Detection of Mycobacterium tuberculosis by Microscopic Technique of Sputum AFB and ICT (Cocktail Antigen) TB

Retno Martini Widhyasih, Annisa Husnun Hanifah, Chairlan Chairlan, Dewi Inderiati


Tuberculosis is an infectious disease caused by Mycobacterium tuberculosis. The diagnosis of pulmonary TB in general still relies on microscopic examination with a sputum smear for Acid Fast Basil (AFB). Microscopic examination to detect M. tuberculosis has high specificity, but the sensitivity is 35-70%. The sputum culture method is the gold standard for the diagnosis of pulmonary TB but requires a long time, which is 6-8 weeks. In recent years ICT (Immuno Chromatography Test) has been introduced to identify potential and useful TB antigens to help diagnose pulmonary TB. Antigens detected were ESAT-6, CFP-10, CFP-21, and MPT-64. This study aims to compare the results of the examination of specimens of suspect TB sputum with the ICT method and AFB. This study based on observational with analytic design cross-sectional on 56 samples of Stored Biological Material suspects TB that were examined by the AFB method and the ICT method (Cocktail Antigen). Statistical test results Fisher Exact (α = 0.05) showed no difference between microscopic examination of smear sputum and ICT (Cocktail Antigen) TB (p = 1,000). Nevertheless, the use of ICT reagents for the diagnosis of pulmonary TB still needs to be further investigated, especially to find out the exact causes of false positive and false negative reactions.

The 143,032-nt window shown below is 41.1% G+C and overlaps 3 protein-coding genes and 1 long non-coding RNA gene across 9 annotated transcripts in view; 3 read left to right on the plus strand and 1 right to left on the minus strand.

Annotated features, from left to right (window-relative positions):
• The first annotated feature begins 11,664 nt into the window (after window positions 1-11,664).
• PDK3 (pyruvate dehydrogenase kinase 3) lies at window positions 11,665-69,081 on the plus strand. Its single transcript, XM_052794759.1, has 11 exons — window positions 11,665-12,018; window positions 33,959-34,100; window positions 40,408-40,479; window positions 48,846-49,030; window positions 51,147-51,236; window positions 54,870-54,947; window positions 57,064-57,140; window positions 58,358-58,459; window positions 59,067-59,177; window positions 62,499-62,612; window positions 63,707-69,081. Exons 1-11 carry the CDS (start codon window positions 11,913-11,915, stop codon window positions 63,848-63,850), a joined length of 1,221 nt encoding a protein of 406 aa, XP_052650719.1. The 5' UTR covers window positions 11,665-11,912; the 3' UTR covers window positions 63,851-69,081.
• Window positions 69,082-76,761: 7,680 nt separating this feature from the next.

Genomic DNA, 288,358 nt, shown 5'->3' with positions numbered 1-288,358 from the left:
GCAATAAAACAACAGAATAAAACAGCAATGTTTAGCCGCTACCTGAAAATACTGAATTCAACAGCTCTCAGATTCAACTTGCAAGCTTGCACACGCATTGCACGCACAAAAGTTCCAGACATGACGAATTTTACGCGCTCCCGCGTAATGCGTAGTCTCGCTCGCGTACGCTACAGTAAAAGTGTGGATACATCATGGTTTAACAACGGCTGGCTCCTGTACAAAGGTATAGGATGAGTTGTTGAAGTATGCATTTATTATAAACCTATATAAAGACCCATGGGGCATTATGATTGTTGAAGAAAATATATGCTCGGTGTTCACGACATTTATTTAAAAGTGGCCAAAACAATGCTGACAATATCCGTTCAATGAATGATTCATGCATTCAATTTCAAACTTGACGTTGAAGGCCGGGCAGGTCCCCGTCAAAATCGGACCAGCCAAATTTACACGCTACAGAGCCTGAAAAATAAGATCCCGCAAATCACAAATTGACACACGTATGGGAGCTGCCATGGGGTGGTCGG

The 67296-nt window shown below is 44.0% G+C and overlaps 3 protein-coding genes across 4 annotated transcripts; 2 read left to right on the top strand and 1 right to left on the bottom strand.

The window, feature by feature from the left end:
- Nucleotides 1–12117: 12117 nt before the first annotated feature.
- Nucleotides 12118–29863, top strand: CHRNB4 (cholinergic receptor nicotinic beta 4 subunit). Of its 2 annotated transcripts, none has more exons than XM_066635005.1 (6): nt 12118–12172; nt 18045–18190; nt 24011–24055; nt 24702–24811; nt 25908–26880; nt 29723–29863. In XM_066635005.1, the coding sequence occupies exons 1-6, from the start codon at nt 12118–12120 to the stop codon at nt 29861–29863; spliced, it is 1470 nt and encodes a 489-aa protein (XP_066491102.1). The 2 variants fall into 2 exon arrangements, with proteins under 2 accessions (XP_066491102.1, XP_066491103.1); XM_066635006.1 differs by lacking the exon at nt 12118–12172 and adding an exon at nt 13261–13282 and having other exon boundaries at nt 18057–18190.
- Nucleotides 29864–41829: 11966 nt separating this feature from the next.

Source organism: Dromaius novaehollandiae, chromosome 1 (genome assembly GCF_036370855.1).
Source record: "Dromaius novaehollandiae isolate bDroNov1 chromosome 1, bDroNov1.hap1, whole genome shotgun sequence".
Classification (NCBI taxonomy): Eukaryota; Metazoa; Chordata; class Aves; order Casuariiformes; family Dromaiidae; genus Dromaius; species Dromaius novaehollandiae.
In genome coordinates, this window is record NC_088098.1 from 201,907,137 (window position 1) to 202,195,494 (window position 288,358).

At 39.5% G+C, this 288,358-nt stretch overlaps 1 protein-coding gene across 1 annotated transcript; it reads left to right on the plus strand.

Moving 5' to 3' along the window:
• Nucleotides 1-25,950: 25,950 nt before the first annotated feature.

ICT (Cocktail Antigen); smear microscopic sputum; Mycobacterium tuberculosis

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